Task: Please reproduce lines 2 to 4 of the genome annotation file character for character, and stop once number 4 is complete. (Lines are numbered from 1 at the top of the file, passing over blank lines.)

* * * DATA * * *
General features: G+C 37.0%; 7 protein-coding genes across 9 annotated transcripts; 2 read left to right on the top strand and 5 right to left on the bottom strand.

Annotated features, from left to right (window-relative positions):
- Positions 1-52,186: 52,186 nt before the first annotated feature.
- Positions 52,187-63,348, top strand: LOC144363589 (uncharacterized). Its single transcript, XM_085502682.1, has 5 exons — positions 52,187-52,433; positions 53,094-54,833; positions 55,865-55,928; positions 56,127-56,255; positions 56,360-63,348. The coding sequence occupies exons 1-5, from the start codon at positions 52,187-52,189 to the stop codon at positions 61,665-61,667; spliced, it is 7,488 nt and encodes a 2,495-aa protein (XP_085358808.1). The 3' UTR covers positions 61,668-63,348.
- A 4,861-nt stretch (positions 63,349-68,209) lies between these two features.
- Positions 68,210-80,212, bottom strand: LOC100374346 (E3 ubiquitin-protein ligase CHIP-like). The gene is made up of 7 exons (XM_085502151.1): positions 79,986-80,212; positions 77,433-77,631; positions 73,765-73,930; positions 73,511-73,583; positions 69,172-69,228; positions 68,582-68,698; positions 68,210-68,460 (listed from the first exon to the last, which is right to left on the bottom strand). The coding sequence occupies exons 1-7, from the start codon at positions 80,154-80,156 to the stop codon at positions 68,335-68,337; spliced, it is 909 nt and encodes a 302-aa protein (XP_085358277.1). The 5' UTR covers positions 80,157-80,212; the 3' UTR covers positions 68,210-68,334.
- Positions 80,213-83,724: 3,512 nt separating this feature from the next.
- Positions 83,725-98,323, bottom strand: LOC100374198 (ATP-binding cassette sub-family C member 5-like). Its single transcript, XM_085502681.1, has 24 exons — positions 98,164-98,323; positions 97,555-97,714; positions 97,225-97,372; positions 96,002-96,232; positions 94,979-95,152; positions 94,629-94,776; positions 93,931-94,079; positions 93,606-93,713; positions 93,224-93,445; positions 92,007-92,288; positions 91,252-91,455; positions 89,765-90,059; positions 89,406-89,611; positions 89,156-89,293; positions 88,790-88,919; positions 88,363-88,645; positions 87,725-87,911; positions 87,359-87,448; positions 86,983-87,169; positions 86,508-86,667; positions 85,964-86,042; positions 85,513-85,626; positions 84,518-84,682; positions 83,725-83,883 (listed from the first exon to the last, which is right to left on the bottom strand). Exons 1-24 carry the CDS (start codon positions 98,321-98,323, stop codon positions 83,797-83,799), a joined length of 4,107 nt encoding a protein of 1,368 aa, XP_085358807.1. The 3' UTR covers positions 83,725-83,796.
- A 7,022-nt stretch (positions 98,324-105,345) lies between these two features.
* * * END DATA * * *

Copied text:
Annotated features, from left to right (window-relative positions):
- Positions 1-52,186: 52,186 nt before the first annotated feature.
- Positions 52,187-63,348, top strand: LOC144363589 (uncharacterized). Its single transcript, XM_085502682.1, has 5 exons — positions 52,187-52,433; positions 53,094-54,833; positions 55,865-55,928; positions 56,127-56,255; positions 56,360-63,348. The coding sequence occupies exons 1-5, from the start codon at positions 52,187-52,189 to the stop codon at positions 61,665-61,667; spliced, it is 7,488 nt and encodes a 2,495-aa protein (XP_085358808.1). The 3' UTR covers positions 61,668-63,348.